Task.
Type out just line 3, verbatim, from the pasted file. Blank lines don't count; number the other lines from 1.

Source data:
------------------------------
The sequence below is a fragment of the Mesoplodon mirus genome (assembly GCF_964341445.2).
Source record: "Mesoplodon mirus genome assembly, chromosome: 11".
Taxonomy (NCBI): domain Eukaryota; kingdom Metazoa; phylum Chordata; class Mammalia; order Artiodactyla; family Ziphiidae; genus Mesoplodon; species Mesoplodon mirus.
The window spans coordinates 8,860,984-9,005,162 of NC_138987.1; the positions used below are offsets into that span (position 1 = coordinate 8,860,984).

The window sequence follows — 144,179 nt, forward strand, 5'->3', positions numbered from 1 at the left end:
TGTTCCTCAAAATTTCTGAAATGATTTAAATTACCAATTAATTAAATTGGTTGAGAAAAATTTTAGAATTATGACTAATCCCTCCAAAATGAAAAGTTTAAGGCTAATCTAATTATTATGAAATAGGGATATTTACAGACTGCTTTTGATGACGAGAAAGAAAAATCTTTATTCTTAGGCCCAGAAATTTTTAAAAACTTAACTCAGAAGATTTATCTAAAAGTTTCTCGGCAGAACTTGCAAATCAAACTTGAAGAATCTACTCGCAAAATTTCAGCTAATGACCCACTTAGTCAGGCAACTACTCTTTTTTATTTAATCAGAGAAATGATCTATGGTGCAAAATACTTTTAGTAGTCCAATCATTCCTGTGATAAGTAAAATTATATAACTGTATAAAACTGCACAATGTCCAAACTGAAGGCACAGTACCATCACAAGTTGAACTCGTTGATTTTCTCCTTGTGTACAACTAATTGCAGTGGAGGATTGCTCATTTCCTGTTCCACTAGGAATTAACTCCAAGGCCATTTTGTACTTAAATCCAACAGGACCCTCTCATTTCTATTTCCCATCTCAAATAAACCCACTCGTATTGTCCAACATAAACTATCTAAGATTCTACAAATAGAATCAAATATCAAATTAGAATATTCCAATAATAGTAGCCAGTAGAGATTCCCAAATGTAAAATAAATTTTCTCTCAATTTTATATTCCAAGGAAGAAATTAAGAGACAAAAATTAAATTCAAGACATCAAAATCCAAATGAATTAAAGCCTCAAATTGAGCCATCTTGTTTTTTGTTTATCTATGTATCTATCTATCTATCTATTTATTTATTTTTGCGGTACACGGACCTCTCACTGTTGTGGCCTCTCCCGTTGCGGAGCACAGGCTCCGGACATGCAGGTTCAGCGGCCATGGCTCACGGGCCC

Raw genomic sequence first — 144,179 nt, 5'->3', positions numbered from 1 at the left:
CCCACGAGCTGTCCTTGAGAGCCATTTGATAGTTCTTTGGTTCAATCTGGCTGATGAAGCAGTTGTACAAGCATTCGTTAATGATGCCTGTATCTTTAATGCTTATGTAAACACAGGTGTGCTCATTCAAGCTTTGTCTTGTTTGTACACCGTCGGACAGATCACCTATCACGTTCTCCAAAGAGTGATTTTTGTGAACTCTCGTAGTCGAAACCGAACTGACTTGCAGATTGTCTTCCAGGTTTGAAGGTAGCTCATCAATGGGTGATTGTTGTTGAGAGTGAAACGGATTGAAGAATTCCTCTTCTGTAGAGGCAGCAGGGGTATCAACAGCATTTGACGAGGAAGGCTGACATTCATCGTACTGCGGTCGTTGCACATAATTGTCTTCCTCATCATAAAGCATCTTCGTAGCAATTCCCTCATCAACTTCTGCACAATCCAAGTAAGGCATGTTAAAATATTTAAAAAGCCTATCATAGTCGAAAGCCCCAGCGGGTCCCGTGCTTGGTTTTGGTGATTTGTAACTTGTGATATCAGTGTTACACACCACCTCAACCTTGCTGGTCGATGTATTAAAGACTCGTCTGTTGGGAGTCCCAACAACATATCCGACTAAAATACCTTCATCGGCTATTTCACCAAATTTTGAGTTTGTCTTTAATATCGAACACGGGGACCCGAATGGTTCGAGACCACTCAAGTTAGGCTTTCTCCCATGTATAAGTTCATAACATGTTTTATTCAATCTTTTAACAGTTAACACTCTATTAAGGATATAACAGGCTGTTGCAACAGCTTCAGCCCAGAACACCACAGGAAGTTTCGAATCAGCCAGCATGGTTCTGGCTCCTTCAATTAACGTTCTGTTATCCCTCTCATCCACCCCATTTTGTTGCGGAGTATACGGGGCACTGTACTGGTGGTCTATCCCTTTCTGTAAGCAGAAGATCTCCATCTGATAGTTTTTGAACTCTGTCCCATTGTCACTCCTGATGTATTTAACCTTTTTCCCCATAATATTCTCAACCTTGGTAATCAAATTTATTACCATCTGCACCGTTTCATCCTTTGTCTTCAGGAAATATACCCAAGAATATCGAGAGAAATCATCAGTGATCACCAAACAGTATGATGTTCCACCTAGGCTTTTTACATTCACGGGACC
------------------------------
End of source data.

Taxonomy (NCBI): domain Eukaryota; kingdom Metazoa; phylum Chordata; class Mammalia; order Artiodactyla; family Ziphiidae; genus Mesoplodon; species Mesoplodon mirus.